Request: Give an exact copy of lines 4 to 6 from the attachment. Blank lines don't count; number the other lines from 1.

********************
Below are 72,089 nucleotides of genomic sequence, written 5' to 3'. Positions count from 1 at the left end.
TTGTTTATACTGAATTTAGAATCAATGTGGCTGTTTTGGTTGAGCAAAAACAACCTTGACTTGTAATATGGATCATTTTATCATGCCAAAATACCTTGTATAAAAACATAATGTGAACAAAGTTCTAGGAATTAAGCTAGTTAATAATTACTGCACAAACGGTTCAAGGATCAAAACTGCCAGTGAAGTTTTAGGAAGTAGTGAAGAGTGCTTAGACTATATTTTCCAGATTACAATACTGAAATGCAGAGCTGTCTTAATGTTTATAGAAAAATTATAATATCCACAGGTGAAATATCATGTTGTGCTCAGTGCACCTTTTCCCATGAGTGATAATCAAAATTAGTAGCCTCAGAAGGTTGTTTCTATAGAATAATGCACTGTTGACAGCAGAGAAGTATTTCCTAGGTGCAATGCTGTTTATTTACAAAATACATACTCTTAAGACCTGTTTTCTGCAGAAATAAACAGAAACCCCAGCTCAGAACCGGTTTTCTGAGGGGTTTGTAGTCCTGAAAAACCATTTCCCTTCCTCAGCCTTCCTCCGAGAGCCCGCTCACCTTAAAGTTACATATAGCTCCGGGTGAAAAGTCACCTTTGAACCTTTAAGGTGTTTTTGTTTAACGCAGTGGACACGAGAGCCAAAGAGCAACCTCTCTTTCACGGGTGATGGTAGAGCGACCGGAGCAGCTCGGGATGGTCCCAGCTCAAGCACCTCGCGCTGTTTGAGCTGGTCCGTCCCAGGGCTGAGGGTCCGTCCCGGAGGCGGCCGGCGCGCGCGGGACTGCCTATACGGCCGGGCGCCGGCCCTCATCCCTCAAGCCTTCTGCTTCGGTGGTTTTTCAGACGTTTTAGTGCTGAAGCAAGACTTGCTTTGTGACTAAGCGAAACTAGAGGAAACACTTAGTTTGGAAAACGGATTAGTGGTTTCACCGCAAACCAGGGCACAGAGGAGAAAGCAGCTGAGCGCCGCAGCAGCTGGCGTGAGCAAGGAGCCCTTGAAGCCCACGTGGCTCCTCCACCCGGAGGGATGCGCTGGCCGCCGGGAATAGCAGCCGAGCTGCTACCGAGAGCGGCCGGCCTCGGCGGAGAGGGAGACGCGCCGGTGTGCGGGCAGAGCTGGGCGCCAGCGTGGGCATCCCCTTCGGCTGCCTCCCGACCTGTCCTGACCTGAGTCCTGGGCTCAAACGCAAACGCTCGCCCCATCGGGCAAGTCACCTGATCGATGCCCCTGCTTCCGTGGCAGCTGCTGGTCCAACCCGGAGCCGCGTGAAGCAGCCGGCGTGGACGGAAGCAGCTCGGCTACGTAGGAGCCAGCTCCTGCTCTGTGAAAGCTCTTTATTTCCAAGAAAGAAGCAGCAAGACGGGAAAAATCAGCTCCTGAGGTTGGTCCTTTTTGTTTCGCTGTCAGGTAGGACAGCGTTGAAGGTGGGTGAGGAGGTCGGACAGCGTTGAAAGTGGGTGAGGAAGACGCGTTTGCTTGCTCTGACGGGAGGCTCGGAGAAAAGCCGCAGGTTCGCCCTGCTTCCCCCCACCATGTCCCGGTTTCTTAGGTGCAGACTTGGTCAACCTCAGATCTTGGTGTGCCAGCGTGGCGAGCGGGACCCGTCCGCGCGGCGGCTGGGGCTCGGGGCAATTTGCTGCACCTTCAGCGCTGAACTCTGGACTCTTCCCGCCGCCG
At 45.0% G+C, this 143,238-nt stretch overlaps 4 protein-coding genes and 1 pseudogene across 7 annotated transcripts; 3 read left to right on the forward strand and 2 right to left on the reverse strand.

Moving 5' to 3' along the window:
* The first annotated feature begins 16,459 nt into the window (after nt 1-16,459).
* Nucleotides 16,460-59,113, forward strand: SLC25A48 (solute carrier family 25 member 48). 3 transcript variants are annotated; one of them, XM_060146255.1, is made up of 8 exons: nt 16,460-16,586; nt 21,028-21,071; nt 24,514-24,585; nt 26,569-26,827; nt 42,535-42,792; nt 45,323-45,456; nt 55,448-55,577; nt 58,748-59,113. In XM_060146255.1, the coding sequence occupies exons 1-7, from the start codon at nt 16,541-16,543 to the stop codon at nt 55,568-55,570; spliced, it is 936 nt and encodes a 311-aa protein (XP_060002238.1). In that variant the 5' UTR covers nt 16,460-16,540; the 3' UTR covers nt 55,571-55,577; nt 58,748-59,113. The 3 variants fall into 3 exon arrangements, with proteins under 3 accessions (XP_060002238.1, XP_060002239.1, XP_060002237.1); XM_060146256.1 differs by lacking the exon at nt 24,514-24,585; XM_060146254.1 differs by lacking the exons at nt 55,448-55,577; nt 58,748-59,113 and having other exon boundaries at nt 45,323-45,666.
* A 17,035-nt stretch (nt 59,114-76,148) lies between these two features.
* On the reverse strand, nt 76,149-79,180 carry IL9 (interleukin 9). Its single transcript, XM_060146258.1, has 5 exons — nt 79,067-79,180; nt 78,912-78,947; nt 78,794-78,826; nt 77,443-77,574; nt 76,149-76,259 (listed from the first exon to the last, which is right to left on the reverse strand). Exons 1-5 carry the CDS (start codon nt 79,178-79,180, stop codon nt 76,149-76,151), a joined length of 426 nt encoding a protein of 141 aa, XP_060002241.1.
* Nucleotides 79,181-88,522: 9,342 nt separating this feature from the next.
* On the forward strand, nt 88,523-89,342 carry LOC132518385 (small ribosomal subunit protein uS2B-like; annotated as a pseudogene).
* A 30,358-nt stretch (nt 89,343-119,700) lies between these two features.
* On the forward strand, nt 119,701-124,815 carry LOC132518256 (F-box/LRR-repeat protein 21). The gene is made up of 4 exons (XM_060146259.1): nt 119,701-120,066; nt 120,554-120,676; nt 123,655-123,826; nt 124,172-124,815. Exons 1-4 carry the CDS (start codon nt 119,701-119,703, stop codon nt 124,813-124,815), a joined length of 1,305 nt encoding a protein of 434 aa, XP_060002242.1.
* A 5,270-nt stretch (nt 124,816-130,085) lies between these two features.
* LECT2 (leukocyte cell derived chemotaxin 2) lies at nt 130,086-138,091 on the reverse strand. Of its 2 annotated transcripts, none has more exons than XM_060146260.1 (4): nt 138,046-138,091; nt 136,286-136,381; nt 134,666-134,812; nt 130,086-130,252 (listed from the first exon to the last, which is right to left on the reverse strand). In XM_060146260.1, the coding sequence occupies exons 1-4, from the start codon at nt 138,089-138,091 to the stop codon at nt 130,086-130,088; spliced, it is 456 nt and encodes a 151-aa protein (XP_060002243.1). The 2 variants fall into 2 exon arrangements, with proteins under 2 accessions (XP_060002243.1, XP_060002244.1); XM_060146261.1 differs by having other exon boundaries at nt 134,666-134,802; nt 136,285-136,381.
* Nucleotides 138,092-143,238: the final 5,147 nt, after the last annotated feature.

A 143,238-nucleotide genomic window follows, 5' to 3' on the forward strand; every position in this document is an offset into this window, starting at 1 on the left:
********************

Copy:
Moving 5' to 3' along the window:
* The first annotated feature begins 16,459 nt into the window (after nt 1-16,459).
* Nucleotides 16,460-59,113, forward strand: SLC25A48 (solute carrier family 25 member 48). 3 transcript variants are annotated; one of them, XM_060146255.1, is made up of 8 exons: nt 16,460-16,586; nt 21,028-21,071; nt 24,514-24,585; nt 26,569-26,827; nt 42,535-42,792; nt 45,323-45,456; nt 55,448-55,577; nt 58,748-59,113. In XM_060146255.1, the coding sequence occupies exons 1-7, from the start codon at nt 16,541-16,543 to the stop codon at nt 55,568-55,570; spliced, it is 936 nt and encodes a 311-aa protein (XP_060002238.1). In that variant the 5' UTR covers nt 16,460-16,540; the 3' UTR covers nt 55,571-55,577; nt 58,748-59,113. The 3 variants fall into 3 exon arrangements, with proteins under 3 accessions (XP_060002238.1, XP_060002239.1, XP_060002237.1); XM_060146256.1 differs by lacking the exon at nt 24,514-24,585; XM_060146254.1 differs by lacking the exons at nt 55,448-55,577; nt 58,748-59,113 and having other exon boundaries at nt 45,323-45,666.